Communist Party Of Germany (KPD 1918-56)

The Communist Party of Germany (KPD - Kommunistische Partei Deutschlands) was a major political party in Germany between 1918 and 1933, and a minor party in West Germany in the postwar period. Founded in the aftermath of the First World War by socialists opposed to the war, led by Rosa Luxemburg, the party was after her death gradually committed to Leninism, and in the 1930s was completely loyal to the Soviet Union and its leader Joseph Stalin.

During the Weimar Republic period, the KPD usually polled between 10 and 15% of the vote and was represented in the Reichstag and in state parliaments. Banned by the Nazi regime of Adolf Hitler, the KPD maintained an underground organisation but suffered heavy losses. The party was revived in divided postwar West and East Germany and won seats in the first Bundestag (West German Parliament) elections in 1949, but its support collapsed after the establishment of a Communist state in Soviet occupation zone of Germany.

In East Germany, the party merged with the Social Democratic Party to form the Socialist Unity Party which ruled East Germany until the nation's collapse in 1991. It was banned in West Germany in 1956 by the Constitutional Court and was in effect wound up in 1969, when a new, legal German Communist Party (DKP) was formed.

Early history

Before the First World War the Social Democratic Party (SPD) was the largest party in Germany and the most successful socialist party in the world. Although still officially claiming to be a Marxist party, by 1914 it had become in practice a reformist party. In 1914 the SPD members of the Reichstag voted in favour of the war. Left-wing members of the party, led by Karl Liebknecht and Rosa Luxemburg, strongly opposed the war, and the SPD soon suffered a split, with the leftists forming the Independent Social Democratic Party of Germany (USPD) and the more radical Spartacist League. In November 1918, revolution broke out across Germany. The leftists, led by Rosa Luxemburg and the Spartacist League, formed the KPD in December 1918.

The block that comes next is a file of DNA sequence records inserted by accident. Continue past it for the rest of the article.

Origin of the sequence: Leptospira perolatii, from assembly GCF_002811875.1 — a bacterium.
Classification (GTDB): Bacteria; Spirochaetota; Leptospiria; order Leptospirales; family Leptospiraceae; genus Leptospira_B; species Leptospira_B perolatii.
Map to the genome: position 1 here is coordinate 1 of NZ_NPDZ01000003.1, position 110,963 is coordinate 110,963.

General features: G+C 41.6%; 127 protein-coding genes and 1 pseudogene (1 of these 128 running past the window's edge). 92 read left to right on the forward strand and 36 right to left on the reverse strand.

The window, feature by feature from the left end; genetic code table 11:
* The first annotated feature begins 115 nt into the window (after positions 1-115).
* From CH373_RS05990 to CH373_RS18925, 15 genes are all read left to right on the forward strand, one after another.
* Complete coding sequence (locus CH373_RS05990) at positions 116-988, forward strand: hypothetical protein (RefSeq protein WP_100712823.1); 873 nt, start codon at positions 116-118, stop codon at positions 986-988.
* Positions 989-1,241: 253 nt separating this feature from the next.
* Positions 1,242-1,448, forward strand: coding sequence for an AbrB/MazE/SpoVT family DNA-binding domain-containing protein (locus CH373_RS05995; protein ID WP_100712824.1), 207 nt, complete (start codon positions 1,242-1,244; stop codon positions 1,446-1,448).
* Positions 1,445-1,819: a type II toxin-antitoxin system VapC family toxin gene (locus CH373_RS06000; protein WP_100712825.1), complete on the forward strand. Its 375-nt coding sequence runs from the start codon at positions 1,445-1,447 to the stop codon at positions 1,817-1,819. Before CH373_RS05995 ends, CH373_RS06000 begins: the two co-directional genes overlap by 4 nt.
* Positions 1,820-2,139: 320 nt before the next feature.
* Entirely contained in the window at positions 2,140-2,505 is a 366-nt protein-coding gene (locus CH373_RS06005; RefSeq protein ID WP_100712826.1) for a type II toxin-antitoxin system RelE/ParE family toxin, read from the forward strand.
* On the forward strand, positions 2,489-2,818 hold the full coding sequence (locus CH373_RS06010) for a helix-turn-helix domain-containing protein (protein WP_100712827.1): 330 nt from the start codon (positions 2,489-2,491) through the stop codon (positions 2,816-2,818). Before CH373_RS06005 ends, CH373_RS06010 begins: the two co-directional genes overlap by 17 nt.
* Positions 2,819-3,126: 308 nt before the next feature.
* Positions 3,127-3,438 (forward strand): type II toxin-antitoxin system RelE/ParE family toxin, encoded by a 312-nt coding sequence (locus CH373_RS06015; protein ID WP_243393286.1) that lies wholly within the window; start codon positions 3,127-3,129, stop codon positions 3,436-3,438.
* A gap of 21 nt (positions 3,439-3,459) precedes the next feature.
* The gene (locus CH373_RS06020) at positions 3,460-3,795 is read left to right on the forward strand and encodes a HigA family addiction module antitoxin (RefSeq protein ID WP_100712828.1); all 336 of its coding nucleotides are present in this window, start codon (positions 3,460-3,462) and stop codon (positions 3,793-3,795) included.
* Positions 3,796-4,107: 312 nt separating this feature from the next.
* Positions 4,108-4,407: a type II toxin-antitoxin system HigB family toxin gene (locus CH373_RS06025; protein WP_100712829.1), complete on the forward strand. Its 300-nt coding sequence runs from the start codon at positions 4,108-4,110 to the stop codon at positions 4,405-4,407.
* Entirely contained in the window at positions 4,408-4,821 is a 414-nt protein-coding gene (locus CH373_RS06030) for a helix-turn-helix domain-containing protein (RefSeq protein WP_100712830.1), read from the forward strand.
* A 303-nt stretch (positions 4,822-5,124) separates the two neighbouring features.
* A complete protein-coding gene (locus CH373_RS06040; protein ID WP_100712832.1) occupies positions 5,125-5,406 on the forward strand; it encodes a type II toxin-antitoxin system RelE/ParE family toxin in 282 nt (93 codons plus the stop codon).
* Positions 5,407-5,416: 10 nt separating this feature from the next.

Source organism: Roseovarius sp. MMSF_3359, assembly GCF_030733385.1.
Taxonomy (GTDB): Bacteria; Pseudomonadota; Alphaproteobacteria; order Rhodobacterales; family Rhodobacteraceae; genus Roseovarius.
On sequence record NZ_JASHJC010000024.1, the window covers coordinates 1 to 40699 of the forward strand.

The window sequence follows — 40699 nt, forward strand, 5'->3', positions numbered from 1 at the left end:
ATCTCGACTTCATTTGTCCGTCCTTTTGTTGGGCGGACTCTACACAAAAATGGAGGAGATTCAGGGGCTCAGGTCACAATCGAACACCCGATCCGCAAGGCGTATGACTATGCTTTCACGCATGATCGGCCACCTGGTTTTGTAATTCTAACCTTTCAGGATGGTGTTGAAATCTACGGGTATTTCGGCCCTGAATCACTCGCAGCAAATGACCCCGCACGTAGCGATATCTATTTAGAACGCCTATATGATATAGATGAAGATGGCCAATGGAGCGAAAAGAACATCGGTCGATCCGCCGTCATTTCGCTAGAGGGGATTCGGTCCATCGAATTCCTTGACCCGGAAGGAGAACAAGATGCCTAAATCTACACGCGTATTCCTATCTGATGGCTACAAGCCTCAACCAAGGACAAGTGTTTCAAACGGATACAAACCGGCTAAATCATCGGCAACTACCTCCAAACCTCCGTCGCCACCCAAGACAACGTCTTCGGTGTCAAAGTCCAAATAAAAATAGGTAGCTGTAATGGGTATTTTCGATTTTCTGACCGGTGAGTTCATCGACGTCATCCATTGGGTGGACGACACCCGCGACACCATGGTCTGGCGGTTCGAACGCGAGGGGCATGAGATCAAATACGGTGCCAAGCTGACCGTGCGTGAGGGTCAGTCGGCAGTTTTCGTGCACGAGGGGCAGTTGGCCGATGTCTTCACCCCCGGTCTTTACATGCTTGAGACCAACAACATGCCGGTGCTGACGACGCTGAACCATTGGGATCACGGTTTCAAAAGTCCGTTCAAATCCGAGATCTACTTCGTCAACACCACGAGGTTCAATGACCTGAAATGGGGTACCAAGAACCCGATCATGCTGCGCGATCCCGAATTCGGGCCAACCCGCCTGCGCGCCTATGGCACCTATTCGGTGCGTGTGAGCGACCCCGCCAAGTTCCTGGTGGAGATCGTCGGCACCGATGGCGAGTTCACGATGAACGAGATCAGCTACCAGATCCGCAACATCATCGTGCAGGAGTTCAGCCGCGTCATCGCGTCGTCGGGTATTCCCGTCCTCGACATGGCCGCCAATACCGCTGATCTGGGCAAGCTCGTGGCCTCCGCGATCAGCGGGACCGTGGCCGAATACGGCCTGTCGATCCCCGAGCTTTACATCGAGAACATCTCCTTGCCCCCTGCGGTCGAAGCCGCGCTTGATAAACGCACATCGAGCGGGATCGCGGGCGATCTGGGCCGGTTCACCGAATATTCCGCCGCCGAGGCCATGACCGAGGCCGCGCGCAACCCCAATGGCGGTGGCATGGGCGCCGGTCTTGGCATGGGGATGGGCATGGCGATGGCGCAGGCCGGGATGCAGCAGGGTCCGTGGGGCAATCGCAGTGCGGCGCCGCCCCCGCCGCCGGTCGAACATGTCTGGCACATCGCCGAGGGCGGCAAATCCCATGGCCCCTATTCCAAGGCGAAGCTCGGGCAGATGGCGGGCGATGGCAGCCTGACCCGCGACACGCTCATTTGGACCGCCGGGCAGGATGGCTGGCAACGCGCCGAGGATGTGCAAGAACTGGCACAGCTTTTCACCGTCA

Under the leadership of Liebknecht and Luxemburg, the KPD was committed to an armed revolution in Germany, and during 1919 and 1920 revolutionary disturbances continued. Germany's Social Democratic government, which had come to power after the fall of the Monarchy, were diametrically opposed to revolutionary socialism, and Defense Minister Gustav Noske formed a series of Anti-Communist paramilitary groups, dubbed "The Freikorps", out of demobilized World War I veterans. During the failed Spartacist Uprising in Berlin of January 1919, Liebknecht and Luxemburg were killed. The Party split a few months later into two factions, the KPD and the Communist Workers Party of Germany (KAPD).

Following the assassination of Leo Jogiches, Paul Levi became the KPD leader. Other prominent members included Clara Zetkin, Paul Frolich, Hugo Eberlein, Franz Mehring, August Thalheimer, and Ernst Meyer. Levi led the party away from the policy of immediate revolution, in an effort to win over SPD and USPD workers. These efforts were rewarded when a substantial section of the USPD joined the KPD, making it a mass party for the first time.

Through the 1920s the KPD was racked by internal conflict between more and less radical factions, partly reflecting the power struggles between Zinoviev and Stalin in Moscow. Germany was seen as being of central importance to the struggle for socialism, and the failure of the German revolution was a major setback. Eventually Levi was expelled in 1921 by the Comintern for "indiscipline." Further leadership changes took place in the early 1920s, and Party members accused of being Trotskyites were expelled; of these, Heinrich Brandler, August Thalheimer and Paul Frolich set up a splinter Communist Party Opposition.

The Weimar Republic years